El Columpio, which translates from Spanish to mean “the swing”, sits somewhere between a taqueria and a cenaduría (the Mexican word for a neighbourhood restaurant). It embodies Ricardo Garcia Flores’s nine-year dream of introducing what he considers to be “true Mexican food” to Melbourne. “To be honest, there is no authentic Mexican food in Melbourne, and that’s really sad for the Mexican [community],” Flores tells Broadsheet.

“We are not adapting to the Australians, we are inviting the Australian people to adapt to Mexico,” he adds.

Flores started his Melbourne hospitality career as a dishwasher and kitchenhand at Movida’s Paco’s Tacos, moving to a role as a kitchenhand at Movida Aqui, where he prepared tapas.

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His venue is stripped back and casual, with Latin music playing over the speakers. Flores’s cooking is staunchly traditional; he doesn’t do adaptations or substitutions and isn’t interested in the “evolution” of Mexican cuisine, as he puts it. It isn’t out of dogmatism, but a desire to honour the history behind all the recipes he uses.

El Columpio’s signature dish is pozole, a hearty hominy-based Mexican soup that Flores reckons he’s never seen on a menu in Melbourne before.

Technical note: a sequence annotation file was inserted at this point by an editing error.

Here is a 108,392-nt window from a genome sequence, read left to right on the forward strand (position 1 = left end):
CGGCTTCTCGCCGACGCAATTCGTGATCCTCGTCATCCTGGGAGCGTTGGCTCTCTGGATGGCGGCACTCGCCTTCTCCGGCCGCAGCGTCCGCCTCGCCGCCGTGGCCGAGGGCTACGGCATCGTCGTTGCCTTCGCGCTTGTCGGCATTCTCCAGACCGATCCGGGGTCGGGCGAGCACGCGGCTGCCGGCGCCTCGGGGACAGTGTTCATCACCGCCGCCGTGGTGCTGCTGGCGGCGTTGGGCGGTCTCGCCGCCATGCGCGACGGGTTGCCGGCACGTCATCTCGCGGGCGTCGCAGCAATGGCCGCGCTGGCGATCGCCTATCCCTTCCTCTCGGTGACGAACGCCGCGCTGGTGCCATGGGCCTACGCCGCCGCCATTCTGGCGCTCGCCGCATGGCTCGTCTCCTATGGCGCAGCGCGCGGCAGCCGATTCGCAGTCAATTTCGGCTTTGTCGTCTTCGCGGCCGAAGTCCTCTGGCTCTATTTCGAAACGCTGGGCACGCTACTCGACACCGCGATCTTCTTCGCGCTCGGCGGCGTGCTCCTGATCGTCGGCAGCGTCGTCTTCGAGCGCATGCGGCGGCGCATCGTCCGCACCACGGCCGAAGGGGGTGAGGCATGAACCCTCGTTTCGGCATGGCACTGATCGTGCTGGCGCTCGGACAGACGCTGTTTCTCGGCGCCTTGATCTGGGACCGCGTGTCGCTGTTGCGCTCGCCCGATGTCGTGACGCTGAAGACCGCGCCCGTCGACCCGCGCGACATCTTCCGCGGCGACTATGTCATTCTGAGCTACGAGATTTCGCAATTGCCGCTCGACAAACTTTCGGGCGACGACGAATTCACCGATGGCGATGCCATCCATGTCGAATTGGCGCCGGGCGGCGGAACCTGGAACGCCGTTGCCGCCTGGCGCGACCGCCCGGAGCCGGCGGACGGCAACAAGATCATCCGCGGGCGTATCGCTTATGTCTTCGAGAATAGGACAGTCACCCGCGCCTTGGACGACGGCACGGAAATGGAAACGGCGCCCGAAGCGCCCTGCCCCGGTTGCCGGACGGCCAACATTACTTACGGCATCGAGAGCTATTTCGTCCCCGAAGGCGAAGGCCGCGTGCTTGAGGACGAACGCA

“If we have pho, if we have ramen, if we have laksa, why not? Pozole can be the superstar in Melbourne,” he says. At Columpio, he makes it the way his mother does (who made it the way her mother did, after being gifted the recipe by a restaurateur friend in Mexico City in 1984). “I’m the voice of my grandma, the voice of my mother, the voice of my family.”

Flores uses 20 different chillies in his cooking at El Columpio, and sources Maseca-brand corn tortillas and white corn flour from Mexico (he says this is non-negotiable – along with squeezing a whole wedge of lime juice over each taco). His tacos see the tortillas generously filled with slow-cooked suadero beef or pork mixiote (where the meat is marinated and cooked in parchment). Both fillings are made using recipes from a friend who runs taquerias in Mexico City. “He gave me that recipe as a present,” Flores explains. “He told me, ‘Okay, you are in Australia, you are not here in Mexico – you are not my competition.”

Representing unabashed pride in tradition and heritage, El Columpio is a strong reminder that food is more than just food. “My restaurant is a protest with the system,” Flores says. “As a Mexican, it’s a little bit sad when the people use your culture to make a fake concept of Mexican food. El Columpio is a piece of Mexico.

“This is a present for Melbourne, because Melbourne has given me and my family so much.”

El Columpio
Level 1/52 Johnston Street, Fitzroy

Tue to Thur 5pm–9pm
Fri 12pm–9pm
Sat 10am–9pm
Sun 10am–8pm